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Remote Sensing for Ecology and ConservationA Handbook of Techniques$
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Ned Horning, Julie A. Robinson, Eleanor J. Sterling, Woody Turner, and Sacha Spector

Print publication date: 2010

Print ISBN-13: 9780199219940

Published to Oxford Scholarship Online: November 2020

DOI: 10.1093/oso/9780199219940.001.0001

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PRINTED FROM OXFORD SCHOLARSHIP ONLINE (oxford.universitypressscholarship.com). (c) Copyright Oxford University Press, 2021. All Rights Reserved. An individual user may print out a PDF of a single chapter of a monograph in OSO for personal use. date: 03 December 2021

Disturbances: Fires and Floods

Disturbances: Fires and Floods

Chapter:
(p.242) 9 Disturbances: Fires and Floods
Source:
Remote Sensing for Ecology and Conservation
Author(s):

Ned Horning

Julie A. Robinson

Eleanor J. Sterling

Woody Turner

Sacha Spector

Publisher:
Oxford University Press
DOI:10.1093/oso/9780199219940.003.0016

From space, much of Indonesia appeared to be on fire. One of the strongest El Niño/Southern Oscillation (ENSO) events of the twentieth century had generated drought conditions in the fall of 1997 and early 1998. These conditions, probably in concert with the impacts of logging, resulted in what has been called the largest fire disaster ever observed (Siegert et al. 2001). The powerful 1997–8 ENSO also led to extensive fires in Amazonia. The humid tropics, home to Earth’s greatest concentrations of biodiversity, had long been thought to be fire resistant due to high-moisture levels in the leaf litter and the humidity of the understory. The massive fires of 1997–8 increased our understanding of the complex interactions between fire and humid tropical forests. Since the late 1990s, a new synthesis has emerged linking ENSO events, drought, logging, and fire in the wet tropics. This synthesis has sought to understand the impacts of these phenomena on tropical environments and also explain the role humans play in tropical fires and fire impacts. Remote sensing has been an important tool in forging this new synthesis of understanding. For example, NOAA’s workhorse AVHRR sensor, the SeaWiFS sensor, and NASA’s TOMS instrument were among the satellite tools available to provide imagery of the dramatic events of 1997–8. In this chapter, we discuss the potential for remote sensing to detect, monitor, and increase our understanding of certain disturbance mechanisms affecting ecosystems. We focus on fires and floods, adding shorter sections at the end on two other drivers of disturbance, volcanoes and dams. A key challenge lies in understanding the degree to which logging, even selective logging, is interacting with periodic droughts to drive fires in humid forests. Are humid tropical forests essentially immune to fire unless disturbed by human logging, or have they always been subject to climate-induced droughts and subsequent fires? The answer is crucial in determining our impact on these great storehouses of biodiversity and holds major implications for forest management. Part of the answer lies in looking backward in time.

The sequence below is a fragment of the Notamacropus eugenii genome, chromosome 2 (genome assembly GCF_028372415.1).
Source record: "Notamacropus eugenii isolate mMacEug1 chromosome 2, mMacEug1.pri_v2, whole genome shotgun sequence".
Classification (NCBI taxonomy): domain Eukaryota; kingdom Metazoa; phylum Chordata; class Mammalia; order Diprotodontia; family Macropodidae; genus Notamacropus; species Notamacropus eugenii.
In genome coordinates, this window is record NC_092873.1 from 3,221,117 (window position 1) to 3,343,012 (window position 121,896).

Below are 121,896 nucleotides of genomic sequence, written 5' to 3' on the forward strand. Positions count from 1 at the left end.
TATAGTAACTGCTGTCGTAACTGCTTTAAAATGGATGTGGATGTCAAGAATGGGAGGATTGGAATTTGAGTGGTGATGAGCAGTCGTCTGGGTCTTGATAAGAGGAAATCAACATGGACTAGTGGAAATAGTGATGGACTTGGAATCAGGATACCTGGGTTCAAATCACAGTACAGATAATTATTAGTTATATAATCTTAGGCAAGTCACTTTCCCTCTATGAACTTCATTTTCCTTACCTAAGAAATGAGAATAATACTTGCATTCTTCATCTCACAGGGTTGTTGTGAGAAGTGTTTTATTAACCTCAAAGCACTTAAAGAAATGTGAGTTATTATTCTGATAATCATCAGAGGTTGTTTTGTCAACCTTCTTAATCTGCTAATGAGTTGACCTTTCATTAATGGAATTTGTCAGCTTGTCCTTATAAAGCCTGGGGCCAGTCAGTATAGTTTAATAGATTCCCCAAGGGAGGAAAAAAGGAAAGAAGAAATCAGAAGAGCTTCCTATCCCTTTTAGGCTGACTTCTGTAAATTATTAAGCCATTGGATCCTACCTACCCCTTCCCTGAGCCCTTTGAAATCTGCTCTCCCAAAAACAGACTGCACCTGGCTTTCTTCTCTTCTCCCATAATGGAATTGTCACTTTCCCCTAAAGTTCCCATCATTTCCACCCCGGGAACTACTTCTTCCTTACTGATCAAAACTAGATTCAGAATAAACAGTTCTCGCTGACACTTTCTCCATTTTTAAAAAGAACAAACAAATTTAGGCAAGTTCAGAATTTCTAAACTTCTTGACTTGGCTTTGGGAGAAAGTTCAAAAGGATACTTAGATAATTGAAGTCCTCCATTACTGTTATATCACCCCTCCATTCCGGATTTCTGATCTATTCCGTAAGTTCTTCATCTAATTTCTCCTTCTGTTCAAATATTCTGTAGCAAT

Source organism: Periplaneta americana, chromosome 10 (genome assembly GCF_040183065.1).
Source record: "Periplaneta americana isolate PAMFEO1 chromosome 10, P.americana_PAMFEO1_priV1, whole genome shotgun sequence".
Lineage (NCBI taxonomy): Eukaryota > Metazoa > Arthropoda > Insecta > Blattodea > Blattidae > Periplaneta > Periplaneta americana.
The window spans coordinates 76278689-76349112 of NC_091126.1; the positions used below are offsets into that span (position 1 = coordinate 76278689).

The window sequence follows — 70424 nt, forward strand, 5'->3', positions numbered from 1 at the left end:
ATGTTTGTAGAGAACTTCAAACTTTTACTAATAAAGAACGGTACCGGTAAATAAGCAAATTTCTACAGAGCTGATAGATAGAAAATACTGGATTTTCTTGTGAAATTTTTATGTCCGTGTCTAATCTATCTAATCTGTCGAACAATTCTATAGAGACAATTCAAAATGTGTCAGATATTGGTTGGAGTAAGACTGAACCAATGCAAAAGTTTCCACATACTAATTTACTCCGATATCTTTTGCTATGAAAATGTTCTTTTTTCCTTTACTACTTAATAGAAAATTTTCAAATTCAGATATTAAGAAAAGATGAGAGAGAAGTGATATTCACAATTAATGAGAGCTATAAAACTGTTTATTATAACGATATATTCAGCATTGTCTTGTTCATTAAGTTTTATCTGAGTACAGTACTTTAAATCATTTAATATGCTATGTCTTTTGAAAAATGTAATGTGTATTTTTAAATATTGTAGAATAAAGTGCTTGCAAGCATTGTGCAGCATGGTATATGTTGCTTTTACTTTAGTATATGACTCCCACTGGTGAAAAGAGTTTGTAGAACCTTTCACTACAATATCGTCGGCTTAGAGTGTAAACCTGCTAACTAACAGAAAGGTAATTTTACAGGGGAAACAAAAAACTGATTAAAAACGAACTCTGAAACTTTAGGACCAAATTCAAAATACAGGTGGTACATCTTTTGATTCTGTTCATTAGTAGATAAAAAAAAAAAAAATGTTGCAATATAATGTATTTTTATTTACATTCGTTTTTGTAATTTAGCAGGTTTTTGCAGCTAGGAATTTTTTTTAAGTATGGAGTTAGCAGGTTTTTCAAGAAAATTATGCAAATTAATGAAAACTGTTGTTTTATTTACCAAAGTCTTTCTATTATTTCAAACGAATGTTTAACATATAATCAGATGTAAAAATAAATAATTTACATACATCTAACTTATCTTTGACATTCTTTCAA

Keywords:   Alaska, Bezymianny volcano, California, Dartmouth Flood Observatory, Google Earth, Ikhana, Jason satellite, Lidar, Malaysia

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